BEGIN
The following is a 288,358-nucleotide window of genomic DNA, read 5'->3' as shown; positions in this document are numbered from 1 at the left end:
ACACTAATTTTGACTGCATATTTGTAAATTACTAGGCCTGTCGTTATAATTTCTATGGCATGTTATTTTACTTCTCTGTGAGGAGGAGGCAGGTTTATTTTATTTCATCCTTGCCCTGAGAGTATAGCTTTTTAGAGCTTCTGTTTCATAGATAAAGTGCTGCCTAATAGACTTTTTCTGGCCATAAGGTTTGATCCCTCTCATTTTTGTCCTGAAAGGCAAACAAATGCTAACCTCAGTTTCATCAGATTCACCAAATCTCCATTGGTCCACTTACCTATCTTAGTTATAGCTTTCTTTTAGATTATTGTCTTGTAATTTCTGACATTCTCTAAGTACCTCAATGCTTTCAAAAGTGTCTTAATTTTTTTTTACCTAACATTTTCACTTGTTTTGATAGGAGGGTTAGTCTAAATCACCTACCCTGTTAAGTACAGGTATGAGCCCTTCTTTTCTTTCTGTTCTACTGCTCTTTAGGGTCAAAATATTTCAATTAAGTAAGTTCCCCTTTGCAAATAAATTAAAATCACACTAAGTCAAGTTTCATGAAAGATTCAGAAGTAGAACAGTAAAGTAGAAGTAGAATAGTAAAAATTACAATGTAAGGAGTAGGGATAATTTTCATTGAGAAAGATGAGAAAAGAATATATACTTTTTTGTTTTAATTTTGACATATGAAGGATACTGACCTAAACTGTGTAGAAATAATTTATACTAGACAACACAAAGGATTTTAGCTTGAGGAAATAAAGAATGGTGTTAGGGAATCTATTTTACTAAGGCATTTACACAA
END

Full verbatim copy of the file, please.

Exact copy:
The following is a 288,358-nucleotide window of genomic DNA, read 5'->3' as shown; positions in this document are numbered from 1 at the left end:
ACACTAATTTTGACTGCATATTTGTAAATTACTAGGCCTGTCGTTATAATTTCTATGGCATGTTATTTTACTTCTCTGTGAGGAGGAGGCAGGTTTATTTTATTTCATCCTTGCCCTGAGAGTATAGCTTTTTAGAGCTTCTGTTTCATAGATAAAGTGCTGCCTAATAGACTTTTTCTGGCCATAAGGTTTGATCCCTCTCATTTTTGTCCTGAAAGGCAAACAAATGCTAACCTCAGTTTCATCAGATTCACCAAATCTCCATTGGTCCACTTACCTATCTTAGTTATAGCTTTCTTTTAGATTATTGTCTTGTAATTTCTGACATTCTCTAAGTACCTCAATGCTTTCAAAAGTGTCTTAATTTTTTTTTACCTAACATTTTCACTTGTTTTGATAGGAGGGTTAGTCTAAATCACCTACCCTGTTAAGTACAGGTATGAGCCCTTCTTTTCTTTCTGTTCTACTGCTCTTTAGGGTCAAAATATTTCAATTAAGTAAGTTCCCCTTTGCAAATAAATTAAAATCACACTAAGTCAAGTTTCATGAAAGATTCAGAAGTAGAACAGTAAAGTAGAAGTAGAATAGTAAAAATTACAATGTAAGGAGTAGGGATAATTTTCATTGAGAAAGATGAGAAAAGAATATATACTTTTTTGTTTTAATTTTGACATATGAAGGATACTGACCTAAACTGTGTAGAAATAATTTATACTAGACAACACAAAGGATTTTAGCTTGAGGAAATAAAGAATGGTGTTAGGGAATCTATTTTACTAAGGCATTTACACAA